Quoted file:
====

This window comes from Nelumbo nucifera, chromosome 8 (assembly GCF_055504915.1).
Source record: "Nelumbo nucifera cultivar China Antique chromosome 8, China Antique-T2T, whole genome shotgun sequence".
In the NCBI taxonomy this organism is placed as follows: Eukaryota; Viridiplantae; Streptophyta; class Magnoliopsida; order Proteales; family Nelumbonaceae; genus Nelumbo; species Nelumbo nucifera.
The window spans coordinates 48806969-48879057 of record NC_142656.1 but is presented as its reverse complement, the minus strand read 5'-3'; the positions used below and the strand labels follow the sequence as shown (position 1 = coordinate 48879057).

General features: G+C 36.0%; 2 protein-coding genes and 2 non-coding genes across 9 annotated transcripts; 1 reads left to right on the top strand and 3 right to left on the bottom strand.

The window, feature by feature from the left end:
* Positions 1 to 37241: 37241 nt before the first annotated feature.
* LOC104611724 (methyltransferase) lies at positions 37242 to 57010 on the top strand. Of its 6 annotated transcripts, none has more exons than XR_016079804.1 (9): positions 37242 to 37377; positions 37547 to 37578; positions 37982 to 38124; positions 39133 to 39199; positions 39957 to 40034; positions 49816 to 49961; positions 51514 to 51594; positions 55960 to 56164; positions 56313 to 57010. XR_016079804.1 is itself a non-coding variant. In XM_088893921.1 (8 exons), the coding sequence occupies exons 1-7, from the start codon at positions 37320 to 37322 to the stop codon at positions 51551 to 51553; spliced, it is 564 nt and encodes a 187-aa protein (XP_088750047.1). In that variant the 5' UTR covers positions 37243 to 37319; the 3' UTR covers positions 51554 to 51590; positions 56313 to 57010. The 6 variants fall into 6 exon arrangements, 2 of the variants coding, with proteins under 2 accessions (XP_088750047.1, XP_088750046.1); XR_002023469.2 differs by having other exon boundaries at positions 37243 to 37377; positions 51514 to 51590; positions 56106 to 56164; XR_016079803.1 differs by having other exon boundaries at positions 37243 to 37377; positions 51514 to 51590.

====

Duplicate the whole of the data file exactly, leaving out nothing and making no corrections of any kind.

This window comes from Nelumbo nucifera, chromosome 8 (assembly GCF_055504915.1).
Source record: "Nelumbo nucifera cultivar China Antique chromosome 8, China Antique-T2T, whole genome shotgun sequence".
In the NCBI taxonomy this organism is placed as follows: Eukaryota; Viridiplantae; Streptophyta; class Magnoliopsida; order Proteales; family Nelumbonaceae; genus Nelumbo; species Nelumbo nucifera.
The window spans coordinates 48806969-48879057 of record NC_142656.1 but is presented as its reverse complement, the minus strand read 5'-3'; the positions used below and the strand labels follow the sequence as shown (position 1 = coordinate 48879057).

General features: G+C 36.0%; 2 protein-coding genes and 2 non-coding genes across 9 annotated transcripts; 1 reads left to right on the top strand and 3 right to left on the bottom strand.

The window, feature by feature from the left end:
* Positions 1 to 37241: 37241 nt before the first annotated feature.
* LOC104611724 (methyltransferase) lies at positions 37242 to 57010 on the top strand. Of its 6 annotated transcripts, none has more exons than XR_016079804.1 (9): positions 37242 to 37377; positions 37547 to 37578; positions 37982 to 38124; positions 39133 to 39199; positions 39957 to 40034; positions 49816 to 49961; positions 51514 to 51594; positions 55960 to 56164; positions 56313 to 57010. XR_016079804.1 is itself a non-coding variant. In XM_088893921.1 (8 exons), the coding sequence occupies exons 1-7, from the start codon at positions 37320 to 37322 to the stop codon at positions 51551 to 51553; spliced, it is 564 nt and encodes a 187-aa protein (XP_088750047.1). In that variant the 5' UTR covers positions 37243 to 37319; the 3' UTR covers positions 51554 to 51590; positions 56313 to 57010. The 6 variants fall into 6 exon arrangements, 2 of the variants coding, with proteins under 2 accessions (XP_088750047.1, XP_088750046.1); XR_002023469.2 differs by having other exon boundaries at positions 37243 to 37377; positions 51514 to 51590; positions 56106 to 56164; XR_016079803.1 differs by having other exon boundaries at positions 37243 to 37377; positions 51514 to 51590.